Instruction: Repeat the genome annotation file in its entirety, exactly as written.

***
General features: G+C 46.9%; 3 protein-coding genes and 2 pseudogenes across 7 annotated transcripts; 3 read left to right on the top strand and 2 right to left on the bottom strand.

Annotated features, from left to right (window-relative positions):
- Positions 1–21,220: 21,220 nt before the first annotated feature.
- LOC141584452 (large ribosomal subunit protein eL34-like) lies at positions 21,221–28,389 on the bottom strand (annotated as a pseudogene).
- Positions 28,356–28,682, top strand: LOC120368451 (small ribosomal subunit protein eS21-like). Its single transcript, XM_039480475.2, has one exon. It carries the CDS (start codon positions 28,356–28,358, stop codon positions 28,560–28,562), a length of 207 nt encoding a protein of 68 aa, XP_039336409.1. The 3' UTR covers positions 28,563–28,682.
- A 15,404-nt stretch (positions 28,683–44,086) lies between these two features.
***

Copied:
General features: G+C 46.9%; 3 protein-coding genes and 2 pseudogenes across 7 annotated transcripts; 3 read left to right on the top strand and 2 right to left on the bottom strand.

Annotated features, from left to right (window-relative positions):
- Positions 1–21,220: 21,220 nt before the first annotated feature.
- LOC141584452 (large ribosomal subunit protein eL34-like) lies at positions 21,221–28,389 on the bottom strand (annotated as a pseudogene).
- Positions 28,356–28,682, top strand: LOC120368451 (small ribosomal subunit protein eS21-like). Its single transcript, XM_039480475.2, has one exon. It carries the CDS (start codon positions 28,356–28,358, stop codon positions 28,560–28,562), a length of 207 nt encoding a protein of 68 aa, XP_039336409.1. The 3' UTR covers positions 28,563–28,682.
- A 15,404-nt stretch (positions 28,683–44,086) lies between these two features.